Friday, 18 September 2015

Sunday yarning

Sunday yarning
By Siv Parker

I was reminded this morning that I had plans to gather together a Twitter conversation I had recently and post it to my blog.    
The thing about writing most of the time, is you can sit down to do some work on a summer's day and then next thing you know, it's August and you can't remember the last time you went looking for an online conversation.  So I decided to blow some cobwebs out of my small corner of Twitter, after having just returned from my annual writers excursion to Melbourne.  
This year’s Melbourne trip revolved around two main events – an invitation to read at the Melbourne Writer’s Festival and another invitation to present a workshop at the First Nations of Australia Writers Network’s biennial national conference.

A stranger to the city, my romantic entanglement with Melbourne began thirty years ago when I read ‘Monkey Grip’.  
In the weeks preceding my trip, I packed for Melbourne by following an online trail to a video interview with the author of 'Monkey Grip', Helen Garner.  It was as if I had been walking through a cool forest, dark from a thick canopy above, that suddenly opened up into a meadow, warmed by the sun and cooled by a breeze that ruffled the wild flowers.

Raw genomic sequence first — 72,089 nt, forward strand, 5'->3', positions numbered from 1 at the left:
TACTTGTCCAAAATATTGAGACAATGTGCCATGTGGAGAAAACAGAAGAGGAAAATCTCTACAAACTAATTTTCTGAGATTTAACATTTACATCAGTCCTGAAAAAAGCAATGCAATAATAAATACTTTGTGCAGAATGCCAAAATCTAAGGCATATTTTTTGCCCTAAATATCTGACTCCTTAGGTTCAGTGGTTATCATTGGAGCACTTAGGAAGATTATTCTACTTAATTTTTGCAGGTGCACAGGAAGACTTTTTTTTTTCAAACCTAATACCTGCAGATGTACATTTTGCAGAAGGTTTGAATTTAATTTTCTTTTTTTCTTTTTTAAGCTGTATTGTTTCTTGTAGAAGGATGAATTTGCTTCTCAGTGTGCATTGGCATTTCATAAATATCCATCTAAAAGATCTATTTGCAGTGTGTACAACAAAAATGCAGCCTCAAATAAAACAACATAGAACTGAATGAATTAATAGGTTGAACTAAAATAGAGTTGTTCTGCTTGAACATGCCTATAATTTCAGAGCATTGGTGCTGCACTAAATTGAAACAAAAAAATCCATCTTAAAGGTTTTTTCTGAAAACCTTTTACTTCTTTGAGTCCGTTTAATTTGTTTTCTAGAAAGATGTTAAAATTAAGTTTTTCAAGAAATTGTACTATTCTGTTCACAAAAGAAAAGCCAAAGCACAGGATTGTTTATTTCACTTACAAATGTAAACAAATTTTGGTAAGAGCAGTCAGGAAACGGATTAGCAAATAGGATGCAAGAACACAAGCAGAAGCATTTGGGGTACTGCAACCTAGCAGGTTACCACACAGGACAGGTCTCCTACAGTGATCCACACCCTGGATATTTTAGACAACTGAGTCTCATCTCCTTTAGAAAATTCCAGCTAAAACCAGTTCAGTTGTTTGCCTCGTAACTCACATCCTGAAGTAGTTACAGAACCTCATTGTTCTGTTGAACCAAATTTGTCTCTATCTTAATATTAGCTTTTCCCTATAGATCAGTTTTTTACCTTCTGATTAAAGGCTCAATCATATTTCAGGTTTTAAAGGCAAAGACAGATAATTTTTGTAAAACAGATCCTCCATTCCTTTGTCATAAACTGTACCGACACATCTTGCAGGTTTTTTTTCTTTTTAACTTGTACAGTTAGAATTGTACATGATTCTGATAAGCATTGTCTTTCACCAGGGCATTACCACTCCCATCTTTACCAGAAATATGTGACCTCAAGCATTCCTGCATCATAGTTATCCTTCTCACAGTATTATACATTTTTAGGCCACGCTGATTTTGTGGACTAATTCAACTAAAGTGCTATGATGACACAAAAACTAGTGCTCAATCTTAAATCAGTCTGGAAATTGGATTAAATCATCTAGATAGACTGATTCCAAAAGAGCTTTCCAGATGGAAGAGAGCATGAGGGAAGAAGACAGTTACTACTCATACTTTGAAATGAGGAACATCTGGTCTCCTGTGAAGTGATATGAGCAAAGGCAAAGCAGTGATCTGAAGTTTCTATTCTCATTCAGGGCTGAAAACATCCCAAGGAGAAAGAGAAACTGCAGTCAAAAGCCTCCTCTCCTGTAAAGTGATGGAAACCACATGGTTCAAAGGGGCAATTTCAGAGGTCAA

And it occurred to me later: have I started too late as a writer, to write what one day I might live to regret?  Will I be so in love with my voice that I blurt out things I shouldn’t?  Will I even live long enough to regret it, or leave a body of work that was underdone, raw, rotting, putrid?

This is how it is, the fear.  Just when you think you are getting somewhere, the creeping doubt floats to the surface.  The constant reminder, that we must never step outside the tiny world Aboriginal women are expected to expire within.

Amongst all my Melbourne conversations, one question from another black writer, put to me about my writing, stood out….’do you ever feel scared?’

No one has ever asked me that before, but I could answer without hesitation, ‘every time, but I do it anyway’. 

I love a yarn and the best are when I just happen to strike up a conversation and follow it where ever it goes.

Thanks to @Fluffula for the yarn!